Writing often feels like an indulgent exercise; an opportunity to give voice to all those things milling about inside. Those things we think but dare not say; those things we dream without expectation that they will come true. It provides a canvas for all types of emotions and dreams.
Writing permit “do overs” and suffers long absences well.
As a young girl I loved to read and began to write as it pulled me closer to that make believe world of adventure – filled with new places and peoples. Sometimes my pages were filled with stories and other days I journaled the stuff of teenage girls with pages committed to crushes and parental angst. And then suddenly the writing of childhood gave way to literary reports and college papers, legal analysis and a bar exam. Lost were the days of indulgence, making way for the routine and the necessary.
I’ll never forget the morning I was introduced to a new type of writing. I was on the first of many prayer journeys, a young woman who had once willingly walked away from her Lord taking her first tentative steps back to His embrace. I remember waking that first morning in the hotel and finding my roommate sitting in her bed, Bible, and journal in hand. I think she was listening to music, a Walkman (yes that ages me) in hand, and I watched as she read and as she wrote. I remember feeling so behind, so unprepared, so ill-equipped for what I was about to embark during that trip and it was okay because she was so gracious with me. That trip would mark the first day in many years of journaling for me.
Pray without ceasing
1 Thessalonians 5:17
A style more vulnerable than a diary, my prayer journals would become the record of a child’s heart crying out to her Abba. There were pages upon pages of prayers. Prayers of repentance, prayers of intercession, prayers just attributing worth to my Father and prayers for myself. Many of those pages were tear stained, some marked with frustration and a passion that only feels safe and less demanding when voiced in ink.
My prayer journals gave me the opportunity to talk through the things God was doing in my life and allowed me to process the things I was waiting on whether it was a husband, a family, or even a new job. They allowed me a safe space to work through those dark places in my life, the areas I knew I was not walking with obedience in.
If we confess our sins, He is faithful and just to forgive us our sins, and to cleanse us from all unrighteousness.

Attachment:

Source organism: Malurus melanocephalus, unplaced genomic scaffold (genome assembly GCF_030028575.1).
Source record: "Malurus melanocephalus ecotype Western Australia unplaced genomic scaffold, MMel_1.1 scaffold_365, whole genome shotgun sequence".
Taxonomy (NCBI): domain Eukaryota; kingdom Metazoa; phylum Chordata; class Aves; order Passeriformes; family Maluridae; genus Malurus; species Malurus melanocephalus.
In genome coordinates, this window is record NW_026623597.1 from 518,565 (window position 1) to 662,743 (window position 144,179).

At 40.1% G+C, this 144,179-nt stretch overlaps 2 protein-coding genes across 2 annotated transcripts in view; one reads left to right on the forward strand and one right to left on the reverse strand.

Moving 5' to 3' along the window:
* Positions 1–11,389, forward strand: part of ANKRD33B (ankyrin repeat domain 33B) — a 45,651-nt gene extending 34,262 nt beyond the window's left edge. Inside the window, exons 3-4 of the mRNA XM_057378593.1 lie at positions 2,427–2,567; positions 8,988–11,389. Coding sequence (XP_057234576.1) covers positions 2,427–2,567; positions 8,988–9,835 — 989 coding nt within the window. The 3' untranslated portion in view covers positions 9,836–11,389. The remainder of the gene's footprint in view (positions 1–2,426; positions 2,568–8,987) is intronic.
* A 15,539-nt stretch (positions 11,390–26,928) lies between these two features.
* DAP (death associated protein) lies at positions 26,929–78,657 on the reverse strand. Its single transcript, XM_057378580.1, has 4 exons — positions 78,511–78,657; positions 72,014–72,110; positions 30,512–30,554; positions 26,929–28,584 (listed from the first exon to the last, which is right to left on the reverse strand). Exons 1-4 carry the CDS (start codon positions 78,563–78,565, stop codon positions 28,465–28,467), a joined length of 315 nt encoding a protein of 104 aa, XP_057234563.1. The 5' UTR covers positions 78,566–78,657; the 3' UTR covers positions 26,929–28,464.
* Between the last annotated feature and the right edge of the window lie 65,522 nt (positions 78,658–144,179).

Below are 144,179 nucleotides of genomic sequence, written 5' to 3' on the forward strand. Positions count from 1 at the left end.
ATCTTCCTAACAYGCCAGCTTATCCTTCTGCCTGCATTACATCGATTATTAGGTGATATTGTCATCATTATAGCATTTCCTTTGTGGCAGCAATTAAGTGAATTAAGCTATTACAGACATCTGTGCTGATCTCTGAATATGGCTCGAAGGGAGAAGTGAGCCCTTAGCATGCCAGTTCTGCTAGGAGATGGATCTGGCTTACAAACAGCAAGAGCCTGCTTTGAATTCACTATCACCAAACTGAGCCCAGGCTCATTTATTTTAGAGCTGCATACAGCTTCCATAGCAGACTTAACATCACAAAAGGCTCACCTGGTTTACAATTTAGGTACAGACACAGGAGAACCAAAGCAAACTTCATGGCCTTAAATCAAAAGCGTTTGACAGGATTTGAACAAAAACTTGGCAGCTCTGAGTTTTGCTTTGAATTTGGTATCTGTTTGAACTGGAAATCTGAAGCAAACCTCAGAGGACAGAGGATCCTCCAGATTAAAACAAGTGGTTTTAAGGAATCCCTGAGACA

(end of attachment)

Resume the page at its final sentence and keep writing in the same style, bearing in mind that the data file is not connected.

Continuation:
1 John 1:9
The more I journaled the more I could see God working.
I don’t have the best memory and if I am not careful I can miss or forget the important things. I can miss seeing the things God is and has been doing. Without a record I can forget those prayers He’s answered and overlook the evidence of His faithfulness.
Journaling meant a special time set aside for my God; it allowed me to get quiet in His presence and provided a break from the noise.
Call to me and I will answer you, and will tell you great and hidden things that you have not known.
And then marriage and life and children happened and the journaling stopped. It didn’t happen all at once. Rather, the departure was like the melting snow on an early spring day. You look around one morning and realize it’s gone.
My prayer journals were replaced by bedtime prayers, quick moments in the shower, and those random times I shut myself away in the bathroom at work for a quick conversation with the Father. And while I don’t think God is bothered by my location or my timing I know that I long for something more. I know the satisfaction and comfort that comes from quiet, unhurried moments with the Father. I believe in the necessity and importance of prayer and want to make sure that I am faithful in this discipline – not just for my own sake but for that of my marriage and my children. I know that a purposeful prayer life is something were called to. I know that the Father longs to spend more time with us – that He encourages us in His word to seek Him in all things. The good and the bad. The big and the small.
Rejoice in hope, be patient in tribulation, be constant in prayer.
There is nothing like a new journal – crisp, blank pages offer a promise of hope and expectation. Last Friday, while on a date with my husband I bought a journal ready to start the journey anew.
If you keep a prayer journal, what format do you use? How have you found it helpful? What works and what doesn’t?
If you’ve never kept a prayer journal will you try starting with me?